A nonprofit publication of the Kentucky Center for Public Service Journalism

‘Momnibus’ bill passed on last day (without offending amendments); ‘great policy for moms and babies’


By Sarah Ladd
Kentucky Lantern

The maternal health legislation known as “Momnibus” was approved by the Kentucky legislature after it piggybacked onto another bill on the final day of the 2024 legislative session.

Senate Bill 74 became the vehicle for the maternal health bill. It passed the Senate in February and the House on Monday.

NKY’s Rep. Kim Moser and Sen. Shelly Funke Frommeyer speak in Senate chambers after Moser’s ‘Momnibus’ bill passes. (Photo by Isabella Sepahban/Kentucky Lantern)

The bipartisan bill establishes a maternal mortality review team to keep track of Kentuckians who die during pregnancy or within a year of birth. It also requires the Cabinet for Health and Family Services to keep track of birth and intervention types in hospitals across the state.
 
It also absorbed the original language of Momnibus, or House Bill 10, which  incentivizes Kentuckians to get prenatal care by adding pregnancy to the list of qualifying life events for health insurance coverage, among other things. It passed the House Monday afternoon 91-1 and in the Senate Monday evening 29-05 with two pass votes.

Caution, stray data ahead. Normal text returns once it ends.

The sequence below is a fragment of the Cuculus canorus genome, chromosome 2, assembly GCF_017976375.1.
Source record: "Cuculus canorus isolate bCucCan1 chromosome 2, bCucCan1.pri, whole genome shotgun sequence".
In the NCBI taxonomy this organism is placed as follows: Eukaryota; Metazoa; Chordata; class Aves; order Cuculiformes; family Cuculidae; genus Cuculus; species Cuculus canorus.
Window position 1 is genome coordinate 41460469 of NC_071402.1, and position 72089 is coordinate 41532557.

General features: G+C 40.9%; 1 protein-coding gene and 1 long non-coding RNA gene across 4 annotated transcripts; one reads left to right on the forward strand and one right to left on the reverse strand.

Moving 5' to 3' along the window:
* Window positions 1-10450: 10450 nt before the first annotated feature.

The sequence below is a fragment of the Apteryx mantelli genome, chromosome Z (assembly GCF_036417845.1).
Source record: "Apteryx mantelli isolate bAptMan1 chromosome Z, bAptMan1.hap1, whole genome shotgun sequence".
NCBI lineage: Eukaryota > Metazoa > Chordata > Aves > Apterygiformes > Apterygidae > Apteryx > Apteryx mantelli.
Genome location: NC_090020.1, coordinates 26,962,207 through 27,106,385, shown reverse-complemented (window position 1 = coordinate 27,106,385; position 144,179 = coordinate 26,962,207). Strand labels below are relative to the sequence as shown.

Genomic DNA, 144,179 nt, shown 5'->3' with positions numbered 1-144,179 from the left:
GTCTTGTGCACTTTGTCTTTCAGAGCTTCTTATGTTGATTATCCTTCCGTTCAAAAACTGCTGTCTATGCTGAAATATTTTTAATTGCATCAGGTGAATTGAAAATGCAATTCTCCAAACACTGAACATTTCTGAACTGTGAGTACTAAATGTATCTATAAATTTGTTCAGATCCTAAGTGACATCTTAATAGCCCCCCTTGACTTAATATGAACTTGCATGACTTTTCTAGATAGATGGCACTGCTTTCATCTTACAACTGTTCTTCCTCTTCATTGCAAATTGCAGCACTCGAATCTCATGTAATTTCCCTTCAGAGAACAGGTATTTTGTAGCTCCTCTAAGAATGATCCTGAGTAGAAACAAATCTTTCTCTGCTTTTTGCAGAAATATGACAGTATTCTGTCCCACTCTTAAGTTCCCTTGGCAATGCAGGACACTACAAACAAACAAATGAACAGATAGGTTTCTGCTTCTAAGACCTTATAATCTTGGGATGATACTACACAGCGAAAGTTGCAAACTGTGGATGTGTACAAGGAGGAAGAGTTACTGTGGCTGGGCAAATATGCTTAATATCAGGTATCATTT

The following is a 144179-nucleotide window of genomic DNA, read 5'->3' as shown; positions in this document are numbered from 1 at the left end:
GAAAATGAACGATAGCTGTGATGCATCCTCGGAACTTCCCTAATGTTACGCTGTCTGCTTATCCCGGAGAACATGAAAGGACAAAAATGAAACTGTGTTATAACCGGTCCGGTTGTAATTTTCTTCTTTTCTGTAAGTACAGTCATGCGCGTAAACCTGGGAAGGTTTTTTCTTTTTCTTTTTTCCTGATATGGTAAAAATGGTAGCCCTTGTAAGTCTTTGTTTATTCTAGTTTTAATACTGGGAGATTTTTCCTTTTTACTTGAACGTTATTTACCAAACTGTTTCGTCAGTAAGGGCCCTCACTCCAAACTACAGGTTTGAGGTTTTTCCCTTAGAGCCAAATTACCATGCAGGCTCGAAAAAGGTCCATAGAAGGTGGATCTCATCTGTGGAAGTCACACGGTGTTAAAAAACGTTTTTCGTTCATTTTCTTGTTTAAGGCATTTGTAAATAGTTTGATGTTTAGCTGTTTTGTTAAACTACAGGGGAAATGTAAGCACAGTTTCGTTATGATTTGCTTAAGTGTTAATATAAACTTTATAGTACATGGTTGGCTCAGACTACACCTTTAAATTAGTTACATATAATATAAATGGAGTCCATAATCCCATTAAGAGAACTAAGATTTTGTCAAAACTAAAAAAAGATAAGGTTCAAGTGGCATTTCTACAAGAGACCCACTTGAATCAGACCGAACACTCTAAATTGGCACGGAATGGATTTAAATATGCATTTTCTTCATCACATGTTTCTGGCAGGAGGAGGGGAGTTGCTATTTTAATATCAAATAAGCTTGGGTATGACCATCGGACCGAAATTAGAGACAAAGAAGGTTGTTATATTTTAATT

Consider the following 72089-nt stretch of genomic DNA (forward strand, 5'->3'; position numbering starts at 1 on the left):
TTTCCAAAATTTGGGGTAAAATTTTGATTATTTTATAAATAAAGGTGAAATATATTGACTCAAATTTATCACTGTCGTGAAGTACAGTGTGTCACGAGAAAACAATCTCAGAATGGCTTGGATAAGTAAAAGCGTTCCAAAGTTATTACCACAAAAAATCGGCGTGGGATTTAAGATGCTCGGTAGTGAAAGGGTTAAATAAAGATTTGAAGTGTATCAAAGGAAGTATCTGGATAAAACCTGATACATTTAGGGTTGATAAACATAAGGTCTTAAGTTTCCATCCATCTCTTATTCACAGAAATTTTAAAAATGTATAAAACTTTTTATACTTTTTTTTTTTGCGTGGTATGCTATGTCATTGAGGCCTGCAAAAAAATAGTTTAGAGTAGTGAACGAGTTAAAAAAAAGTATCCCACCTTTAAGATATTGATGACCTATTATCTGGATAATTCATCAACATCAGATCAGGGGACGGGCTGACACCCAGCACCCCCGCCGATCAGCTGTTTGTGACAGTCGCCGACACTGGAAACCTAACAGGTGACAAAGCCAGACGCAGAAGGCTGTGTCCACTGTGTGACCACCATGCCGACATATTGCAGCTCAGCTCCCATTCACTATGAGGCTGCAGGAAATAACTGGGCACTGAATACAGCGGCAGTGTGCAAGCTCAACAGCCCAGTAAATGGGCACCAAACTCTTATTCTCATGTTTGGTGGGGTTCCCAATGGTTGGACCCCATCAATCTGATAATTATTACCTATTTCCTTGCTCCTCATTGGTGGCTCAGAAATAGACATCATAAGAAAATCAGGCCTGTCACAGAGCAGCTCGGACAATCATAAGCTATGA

Rep. Kim Moser, R-Taylor Mill, said she was “thrilled” on the House’s passage of Momnibus.
 
“It’s great policy for Kentucky, for … moms and babies in Kentucky,” Moser said. It will “protect” parents who need prenatal care but could not get insurance coverage, she said.
 
Rep. Lindsey Burke, D-Lexington, called the bill “magnificent” on the House floor Monday. “It is a gift to the families of the Commonwealth,” she said.
 
This comes after HB 10 picked up controversial baggage on the House side, costing it some allies. The version that was tacked on SB 74 did not include the provisions that had drawn objections from Democrats and advocates for reproductive rights. Those provisions would have required hospitals and midwives to refer patients who have nonviable pregnancies or whose fetuses have been diagnosed with fatal conditions to perinatal palliative care services. That language was pulled from a bill that described such services as “alternatives to pregnancy termination” and provoked a Democratic walkout in committee. Opponents said the measure could have bene used to coerce pregnant patients to continue pregnancies. That bill is dead.

Liam Niemeyer of Kentucky Lantern contributed to this report. 


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